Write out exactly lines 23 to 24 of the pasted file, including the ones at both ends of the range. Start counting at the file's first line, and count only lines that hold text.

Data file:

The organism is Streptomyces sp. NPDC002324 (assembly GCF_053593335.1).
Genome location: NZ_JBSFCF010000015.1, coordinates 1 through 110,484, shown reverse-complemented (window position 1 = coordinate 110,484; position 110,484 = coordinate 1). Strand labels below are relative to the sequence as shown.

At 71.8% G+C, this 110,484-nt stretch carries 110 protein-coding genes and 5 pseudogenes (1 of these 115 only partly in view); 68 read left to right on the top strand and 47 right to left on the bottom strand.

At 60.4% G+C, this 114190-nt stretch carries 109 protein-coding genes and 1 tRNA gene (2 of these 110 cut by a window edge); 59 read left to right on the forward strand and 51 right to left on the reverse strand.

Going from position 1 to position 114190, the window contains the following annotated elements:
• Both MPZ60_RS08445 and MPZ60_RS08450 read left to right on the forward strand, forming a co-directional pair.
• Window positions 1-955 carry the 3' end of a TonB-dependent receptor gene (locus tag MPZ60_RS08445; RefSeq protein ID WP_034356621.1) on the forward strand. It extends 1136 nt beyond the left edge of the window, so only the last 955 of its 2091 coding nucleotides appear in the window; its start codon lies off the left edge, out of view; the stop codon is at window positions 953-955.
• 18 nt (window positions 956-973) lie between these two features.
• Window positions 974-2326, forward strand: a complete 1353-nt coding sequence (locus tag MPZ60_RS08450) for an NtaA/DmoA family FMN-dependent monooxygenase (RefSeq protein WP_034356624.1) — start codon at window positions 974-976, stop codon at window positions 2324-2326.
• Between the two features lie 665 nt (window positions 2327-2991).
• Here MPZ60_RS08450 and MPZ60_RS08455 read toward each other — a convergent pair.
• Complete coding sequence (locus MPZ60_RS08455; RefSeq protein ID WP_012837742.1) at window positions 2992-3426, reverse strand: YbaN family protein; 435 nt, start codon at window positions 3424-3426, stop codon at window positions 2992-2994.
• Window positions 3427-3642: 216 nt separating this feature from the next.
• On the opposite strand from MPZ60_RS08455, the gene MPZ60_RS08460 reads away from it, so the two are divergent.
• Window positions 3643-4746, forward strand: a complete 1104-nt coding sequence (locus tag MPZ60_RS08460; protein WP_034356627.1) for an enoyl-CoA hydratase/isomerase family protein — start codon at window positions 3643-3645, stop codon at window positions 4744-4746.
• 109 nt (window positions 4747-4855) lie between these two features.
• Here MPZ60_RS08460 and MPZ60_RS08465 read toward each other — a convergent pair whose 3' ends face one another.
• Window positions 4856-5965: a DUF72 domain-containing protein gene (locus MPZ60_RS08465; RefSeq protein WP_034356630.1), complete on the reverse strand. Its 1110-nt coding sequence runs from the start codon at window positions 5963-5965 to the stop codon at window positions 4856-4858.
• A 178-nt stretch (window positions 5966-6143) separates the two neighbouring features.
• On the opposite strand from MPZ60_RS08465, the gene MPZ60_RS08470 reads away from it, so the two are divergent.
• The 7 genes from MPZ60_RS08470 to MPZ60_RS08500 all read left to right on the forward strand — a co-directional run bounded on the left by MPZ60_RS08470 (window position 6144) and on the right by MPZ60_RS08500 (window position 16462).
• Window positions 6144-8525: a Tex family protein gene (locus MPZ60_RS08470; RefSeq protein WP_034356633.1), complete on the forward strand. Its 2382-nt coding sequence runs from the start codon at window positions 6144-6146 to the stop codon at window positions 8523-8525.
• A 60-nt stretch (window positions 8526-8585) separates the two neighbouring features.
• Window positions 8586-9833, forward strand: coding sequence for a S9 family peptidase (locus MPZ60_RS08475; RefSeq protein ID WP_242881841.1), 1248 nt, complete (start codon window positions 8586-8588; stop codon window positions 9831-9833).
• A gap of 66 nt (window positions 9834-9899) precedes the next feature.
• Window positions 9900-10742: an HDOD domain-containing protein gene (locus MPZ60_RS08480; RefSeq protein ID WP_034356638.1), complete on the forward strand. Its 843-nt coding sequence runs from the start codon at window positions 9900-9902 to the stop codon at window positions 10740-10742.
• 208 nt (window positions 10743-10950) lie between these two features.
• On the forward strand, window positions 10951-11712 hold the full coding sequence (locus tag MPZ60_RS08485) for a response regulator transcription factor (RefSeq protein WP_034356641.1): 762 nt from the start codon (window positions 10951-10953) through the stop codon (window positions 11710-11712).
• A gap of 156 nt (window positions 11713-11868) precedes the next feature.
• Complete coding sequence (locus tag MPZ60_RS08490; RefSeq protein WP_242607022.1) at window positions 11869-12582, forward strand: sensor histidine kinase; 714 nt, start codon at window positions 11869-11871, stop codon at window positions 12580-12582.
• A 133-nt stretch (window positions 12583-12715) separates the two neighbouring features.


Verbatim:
• A 60-nt stretch (window positions 8526-8585) separates the two neighbouring features.
• Window positions 8586-9833, forward strand: coding sequence for a S9 family peptidase (locus MPZ60_RS08475; RefSeq protein ID WP_242881841.1), 1248 nt, complete (start codon window positions 8586-8588; stop codon window positions 9831-9833).